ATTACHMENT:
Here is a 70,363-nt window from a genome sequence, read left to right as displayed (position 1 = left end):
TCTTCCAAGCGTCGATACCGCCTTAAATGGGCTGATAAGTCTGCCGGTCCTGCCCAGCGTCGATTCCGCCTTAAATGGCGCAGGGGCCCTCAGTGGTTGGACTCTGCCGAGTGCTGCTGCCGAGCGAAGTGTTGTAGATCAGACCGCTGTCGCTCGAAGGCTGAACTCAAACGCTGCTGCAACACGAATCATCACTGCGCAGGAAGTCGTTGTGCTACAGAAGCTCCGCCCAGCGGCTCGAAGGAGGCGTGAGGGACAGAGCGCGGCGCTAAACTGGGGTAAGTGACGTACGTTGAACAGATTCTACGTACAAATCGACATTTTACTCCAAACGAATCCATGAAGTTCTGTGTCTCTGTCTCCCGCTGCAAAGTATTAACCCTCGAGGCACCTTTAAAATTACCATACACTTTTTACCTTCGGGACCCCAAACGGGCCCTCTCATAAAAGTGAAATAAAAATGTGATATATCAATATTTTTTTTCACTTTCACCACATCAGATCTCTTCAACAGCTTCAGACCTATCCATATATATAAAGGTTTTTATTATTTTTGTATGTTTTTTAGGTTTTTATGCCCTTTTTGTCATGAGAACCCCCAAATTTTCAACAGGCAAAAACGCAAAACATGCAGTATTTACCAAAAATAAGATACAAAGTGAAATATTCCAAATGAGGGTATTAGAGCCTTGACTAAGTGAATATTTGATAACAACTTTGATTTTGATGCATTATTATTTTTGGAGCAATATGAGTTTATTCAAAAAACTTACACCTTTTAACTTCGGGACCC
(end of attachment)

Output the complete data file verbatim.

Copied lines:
Here is a 70,363-nt window from a genome sequence, read left to right as displayed (position 1 = left end):
TCTTCCAAGCGTCGATACCGCCTTAAATGGGCTGATAAGTCTGCCGGTCCTGCCCAGCGTCGATTCCGCCTTAAATGGCGCAGGGGCCCTCAGTGGTTGGACTCTGCCGAGTGCTGCTGCCGAGCGAAGTGTTGTAGATCAGACCGCTGTCGCTCGAAGGCTGAACTCAAACGCTGCTGCAACACGAATCATCACTGCGCAGGAAGTCGTTGTGCTACAGAAGCTCCGCCCAGCGGCTCGAAGGAGGCGTGAGGGACAGAGCGCGGCGCTAAACTGGGGTAAGTGACGTACGTTGAACAGATTCTACGTACAAATCGACATTTTACTCCAAACGAATCCATGAAGTTCTGTGTCTCTGTCTCCCGCTGCAAAGTATTAACCCTCGAGGCACCTTTAAAATTACCATACACTTTTTACCTTCGGGACCCCAAACGGGCCCTCTCATAAAAGTGAAATAAAAATGTGATATATCAATATTTTTTTTCACTTTCACCACATCAGATCTCTTCAACAGCTTCAGACCTATCCATATATATAAAGGTTTTTATTATTTTTGTATGTTTTTTAGGTTTTTATGCCCTTTTTGTCATGAGAACCCCCAAATTTTCAACAGGCAAAAACGCAAAACATGCAGTATTTACCAAAAATAAGATACAAAGTGAAATATTCCAAATGAGGGTATTAGAGCCTTGACTAAGTGAATATTTGATAACAACTTTGATTTTGATGCATTATTATTTTTGGAGCAATATGAGTTTATTCAAAAAACTTACACCTTTTAACTTCGGGACCC